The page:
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August 1, 2007 

 

Contact: Josh Golin (617-896-9369; josh<at>commercialfreechildhood.org)   

 

For Immediate Release

 

 

 Nation’s Strongest School Commercialism Bill Advances Out of Committee

CCFC Lauds Joint Committee on Public Health

 

BOSTON – The Campaign for a Commercial-Free Childhood (CCFC) lauded the Massachusetts’s Joint Committee on Public Health for recommending approval of the nation’s strongest school commercialism bill.  H. 489, An Act Relative to the Public Health Impact of Commercialism in Schools, would prohibit advertising on public school grounds.

 

“We are pleased that the Committee recognizes the need for schools to be commercial-free zones that provide children with a much-needed safe-haven from the harmful marketing that permeates their lives,” said CCFC’s co-founder, Dr. Susan Linn.  “If passed, this legislation would place Massachusetts at the forefront of the growing movement to protect children from commercialism.  We hope that other states will follow suit.”

 

School-aged children are bombarded with advertisements. They see an average of nearly 30,000 commercials on television alone, and television is only one of the myriad ways children are exposed to advertising. While marketers spent $100 million annually in the early 1980s targeting children, they now spend approximately $17 billion. Marketing is known to be a factor in many childhood ills, including obesity, youth violence, precocious and irresponsible sexuality, eating disorders, family conflict, and increased materialism among youth.

 

In 2000, the U.S General Accounting Office identified marketing in schools as a growth industry.  Schools are an increasingly popular venue for companies to market their products to a captive audience of students as many cash-strapped school districts use advertising revenue in an attempt to plug budget gaps.  But research has shown that schools make little money from their participation in advertising, and that most schools’ programs would not be reduced if advertising were eliminated.  In Massachusetts, schoolchildren are exposed to advertising in their hallway, sports fields, and cafeterias, as well as through corporate-sponsored teaching materials and newscasts like Channel One.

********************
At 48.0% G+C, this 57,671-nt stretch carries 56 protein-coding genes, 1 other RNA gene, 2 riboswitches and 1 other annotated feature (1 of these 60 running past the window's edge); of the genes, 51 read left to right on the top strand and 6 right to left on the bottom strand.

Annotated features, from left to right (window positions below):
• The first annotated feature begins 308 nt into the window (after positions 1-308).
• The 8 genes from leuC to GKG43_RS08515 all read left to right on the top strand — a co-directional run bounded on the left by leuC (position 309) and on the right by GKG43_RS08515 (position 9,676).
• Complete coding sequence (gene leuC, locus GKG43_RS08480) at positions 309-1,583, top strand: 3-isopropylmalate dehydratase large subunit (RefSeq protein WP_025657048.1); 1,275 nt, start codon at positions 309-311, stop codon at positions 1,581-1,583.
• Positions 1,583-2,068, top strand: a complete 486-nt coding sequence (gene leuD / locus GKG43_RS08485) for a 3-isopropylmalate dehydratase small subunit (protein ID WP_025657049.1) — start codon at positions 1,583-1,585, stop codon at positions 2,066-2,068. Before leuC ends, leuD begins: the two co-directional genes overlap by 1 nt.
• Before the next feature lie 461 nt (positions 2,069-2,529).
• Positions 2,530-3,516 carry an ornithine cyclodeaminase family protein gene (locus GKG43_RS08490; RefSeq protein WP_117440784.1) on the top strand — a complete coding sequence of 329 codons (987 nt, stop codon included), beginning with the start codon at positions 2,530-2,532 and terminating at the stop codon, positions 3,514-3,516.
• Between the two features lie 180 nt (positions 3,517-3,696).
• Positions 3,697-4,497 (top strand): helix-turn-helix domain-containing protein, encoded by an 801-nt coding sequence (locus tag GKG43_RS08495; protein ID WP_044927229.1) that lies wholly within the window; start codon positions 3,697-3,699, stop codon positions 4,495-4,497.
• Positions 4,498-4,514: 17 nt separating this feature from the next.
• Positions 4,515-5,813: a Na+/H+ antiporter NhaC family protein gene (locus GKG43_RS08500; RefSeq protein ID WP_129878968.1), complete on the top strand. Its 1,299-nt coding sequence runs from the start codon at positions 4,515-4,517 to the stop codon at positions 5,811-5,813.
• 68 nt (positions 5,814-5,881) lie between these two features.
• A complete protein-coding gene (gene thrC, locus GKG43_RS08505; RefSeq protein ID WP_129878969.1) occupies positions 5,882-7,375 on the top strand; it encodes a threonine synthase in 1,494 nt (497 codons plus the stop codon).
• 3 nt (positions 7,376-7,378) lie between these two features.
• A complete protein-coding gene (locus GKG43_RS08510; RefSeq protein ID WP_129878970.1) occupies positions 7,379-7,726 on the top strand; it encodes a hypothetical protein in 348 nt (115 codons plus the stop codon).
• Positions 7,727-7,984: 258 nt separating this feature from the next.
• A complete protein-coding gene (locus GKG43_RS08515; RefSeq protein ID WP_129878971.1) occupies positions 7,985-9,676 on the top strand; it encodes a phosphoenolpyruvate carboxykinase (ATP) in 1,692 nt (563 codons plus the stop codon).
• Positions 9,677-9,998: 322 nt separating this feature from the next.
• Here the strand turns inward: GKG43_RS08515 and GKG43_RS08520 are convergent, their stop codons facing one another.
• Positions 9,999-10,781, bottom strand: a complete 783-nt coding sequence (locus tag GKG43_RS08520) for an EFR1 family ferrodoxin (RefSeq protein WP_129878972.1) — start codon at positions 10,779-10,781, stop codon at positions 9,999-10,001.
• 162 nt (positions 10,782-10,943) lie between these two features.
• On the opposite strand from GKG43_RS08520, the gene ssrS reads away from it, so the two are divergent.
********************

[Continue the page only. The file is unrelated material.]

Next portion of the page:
Representative Peter Koutoujian’s “An Act Relative to the Public Health Impact of Commercialism in Schools,” would prohibit companies from advertising their products on public school grounds. It would also prohibit companies from providing any type of promotional items or gifts – other than their primary products – which bear the mark or brand name of the manufacturer’s products.

 

“We have our children in schools 6-8 hours a day and while they are in there, they are a captive audience. We should be using that precious learning time for education, not bombarding our children with ads,” Koutoujian said. “The tools schools should be using should involve blackboards - not billboards.”

 

Click here  for more information on the legislation.

Complete Text of the Legislation

 

Testimony and Letters of Support:

 

Elle Goldberg, Massachusetts PTA

 

Diane Levin, PhD, CCFC co-founder, and Professor of Education, Wheelock College

 

Susan Linn, EdD, CCFC co-founder, and author, Consuming Kids

 

Juliet Schor, author, Born to Buy, and Professor of Sociology, Boston College

 

Jason Smith, Public Health Advocacy Institute

Mary Ann Stewart, concerned parent, Lexington, Massachusetts

 

Lin Vickory, concerned parent and activist against Channel One, Lunenberg, Massachusetts

 

 

Press

 

 

 

Mass. lawmakers weigh ban on all marketing in schools

AP, 6/3/2007

 

Women take their fight against school ads to Boston

Worcester Star-Telegram, 5/31/07

 

 

 

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